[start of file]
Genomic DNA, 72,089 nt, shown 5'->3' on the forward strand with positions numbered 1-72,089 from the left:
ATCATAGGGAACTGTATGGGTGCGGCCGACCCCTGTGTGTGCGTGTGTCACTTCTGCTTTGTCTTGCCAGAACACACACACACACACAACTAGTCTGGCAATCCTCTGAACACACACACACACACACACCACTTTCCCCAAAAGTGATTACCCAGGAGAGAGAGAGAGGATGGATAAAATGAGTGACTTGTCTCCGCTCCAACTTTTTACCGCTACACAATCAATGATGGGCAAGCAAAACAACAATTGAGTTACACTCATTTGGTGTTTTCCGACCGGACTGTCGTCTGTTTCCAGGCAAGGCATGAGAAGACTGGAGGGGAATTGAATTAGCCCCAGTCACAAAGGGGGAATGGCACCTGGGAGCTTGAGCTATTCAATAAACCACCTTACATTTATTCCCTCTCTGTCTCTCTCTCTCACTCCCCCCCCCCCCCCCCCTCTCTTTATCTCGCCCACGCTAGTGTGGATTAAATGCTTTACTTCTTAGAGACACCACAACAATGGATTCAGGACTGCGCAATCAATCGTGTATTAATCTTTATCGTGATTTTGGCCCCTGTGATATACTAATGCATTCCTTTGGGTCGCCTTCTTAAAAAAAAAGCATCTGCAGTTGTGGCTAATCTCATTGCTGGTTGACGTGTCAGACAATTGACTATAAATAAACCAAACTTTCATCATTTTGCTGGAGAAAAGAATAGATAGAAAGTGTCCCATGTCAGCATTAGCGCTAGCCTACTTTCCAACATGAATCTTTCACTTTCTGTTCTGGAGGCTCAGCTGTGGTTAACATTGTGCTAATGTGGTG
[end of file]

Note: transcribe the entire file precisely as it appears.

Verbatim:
Genomic DNA, 72,089 nt, shown 5'->3' on the forward strand with positions numbered 1-72,089 from the left:
ATCATAGGGAACTGTATGGGTGCGGCCGACCCCTGTGTGTGCGTGTGTCACTTCTGCTTTGTCTTGCCAGAACACACACACACACACAACTAGTCTGGCAATCCTCTGAACACACACACACACACACACCACTTTCCCCAAAAGTGATTACCCAGGAGAGAGAGAGAGGATGGATAAAATGAGTGACTTGTCTCCGCTCCAACTTTTTACCGCTACACAATCAATGATGGGCAAGCAAAACAACAATTGAGTTACACTCATTTGGTGTTTTCCGACCGGACTGTCGTCTGTTTCCAGGCAAGGCATGAGAAGACTGGAGGGGAATTGAATTAGCCCCAGTCACAAAGGGGGAATGGCACCTGGGAGCTTGAGCTATTCAATAAACCACCTTACATTTATTCCCTCTCTGTCTCTCTCTCTCACTCCCCCCCCCCCCCCCCCTCTCTTTATCTCGCCCACGCTAGTGTGGATTAAATGCTTTACTTCTTAGAGACACCACAACAATGGATTCAGGACTGCGCAATCAATCGTGTATTAATCTTTATCGTGATTTTGGCCCCTGTGATATACTAATGCATTCCTTTGGGTCGCCTTCTTAAAAAAAAAGCATCTGCAGTTGTGGCTAATCTCATTGCTGGTTGACGTGTCAGACAATTGACTATAAATAAACCAAACTTTCATCATTTTGCTGGAGAAAAGAATAGATAGAAAGTGTCCCATGTCAGCATTAGCGCTAGCCTACTTTCCAACATGAATCTTTCACTTTCTGTTCTGGAGGCTCAGCTGTGGTTAACATTGTGCTAATGTGGTG